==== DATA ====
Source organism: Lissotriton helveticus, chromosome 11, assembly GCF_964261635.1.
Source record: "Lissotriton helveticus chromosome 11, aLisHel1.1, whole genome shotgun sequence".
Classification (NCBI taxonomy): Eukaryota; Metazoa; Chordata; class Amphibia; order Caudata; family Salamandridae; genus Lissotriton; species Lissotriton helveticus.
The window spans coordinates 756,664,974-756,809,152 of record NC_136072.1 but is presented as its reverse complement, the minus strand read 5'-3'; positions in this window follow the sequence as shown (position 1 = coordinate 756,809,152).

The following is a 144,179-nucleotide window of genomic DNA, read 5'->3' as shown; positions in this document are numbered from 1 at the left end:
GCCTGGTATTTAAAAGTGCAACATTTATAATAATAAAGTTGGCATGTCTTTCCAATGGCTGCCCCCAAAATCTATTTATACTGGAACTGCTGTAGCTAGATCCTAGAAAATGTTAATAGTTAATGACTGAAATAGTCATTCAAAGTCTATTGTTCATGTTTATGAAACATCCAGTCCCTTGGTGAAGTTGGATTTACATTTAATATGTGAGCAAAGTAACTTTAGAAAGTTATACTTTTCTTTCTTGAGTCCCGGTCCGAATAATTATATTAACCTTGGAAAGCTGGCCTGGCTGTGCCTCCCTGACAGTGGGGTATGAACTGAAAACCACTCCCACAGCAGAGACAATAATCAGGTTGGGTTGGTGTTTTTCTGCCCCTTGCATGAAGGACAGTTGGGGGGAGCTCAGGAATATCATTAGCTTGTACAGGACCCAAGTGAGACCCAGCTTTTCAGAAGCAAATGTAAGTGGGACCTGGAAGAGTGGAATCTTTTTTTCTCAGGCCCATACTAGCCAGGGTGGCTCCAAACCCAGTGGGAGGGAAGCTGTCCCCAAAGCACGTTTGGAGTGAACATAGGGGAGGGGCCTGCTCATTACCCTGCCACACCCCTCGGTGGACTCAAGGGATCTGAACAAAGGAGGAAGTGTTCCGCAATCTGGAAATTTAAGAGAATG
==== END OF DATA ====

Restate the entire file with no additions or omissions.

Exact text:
Source organism: Lissotriton helveticus, chromosome 11, assembly GCF_964261635.1.
Source record: "Lissotriton helveticus chromosome 11, aLisHel1.1, whole genome shotgun sequence".
Classification (NCBI taxonomy): Eukaryota; Metazoa; Chordata; class Amphibia; order Caudata; family Salamandridae; genus Lissotriton; species Lissotriton helveticus.
The window spans coordinates 756,664,974-756,809,152 of record NC_136072.1 but is presented as its reverse complement, the minus strand read 5'-3'; positions in this window follow the sequence as shown (position 1 = coordinate 756,809,152).

The following is a 144,179-nucleotide window of genomic DNA, read 5'->3' as shown; positions in this document are numbered from 1 at the left end:
GCCTGGTATTTAAAAGTGCAACATTTATAATAATAAAGTTGGCATGTCTTTCCAATGGCTGCCCCCAAAATCTATTTATACTGGAACTGCTGTAGCTAGATCCTAGAAAATGTTAATAGTTAATGACTGAAATAGTCATTCAAAGTCTATTGTTCATGTTTATGAAACATCCAGTCCCTTGGTGAAGTTGGATTTACATTTAATATGTGAGCAAAGTAACTTTAGAAAGTTATACTTTTCTTTCTTGAGTCCCGGTCCGAATAATTATATTAACCTTGGAAAGCTGGCCTGGCTGTGCCTCCCTGACAGTGGGGTATGAACTGAAAACCACTCCCACAGCAGAGACAATAATCAGGTTGGGTTGGTGTTTTTCTGCCCCTTGCATGAAGGACAGTTGGGGGGAGCTCAGGAATATCATTAGCTTGTACAGGACCCAAGTGAGACCCAGCTTTTCAGAAGCAAATGTAAGTGGGACCTGGAAGAGTGGAATCTTTTTTTCTCAGGCCCATACTAGCCAGGGTGGCTCCAAACCCAGTGGGAGGGAAGCTGTCCCCAAAGCACGTTTGGAGTGAACATAGGGGAGGGGCCTGCTCATTACCCTGCCACACCCCTCGGTGGACTCAAGGGATCTGAACAAAGGAGGAAGTGTTCCGCAATCTGGAAATTTAAGAGAATG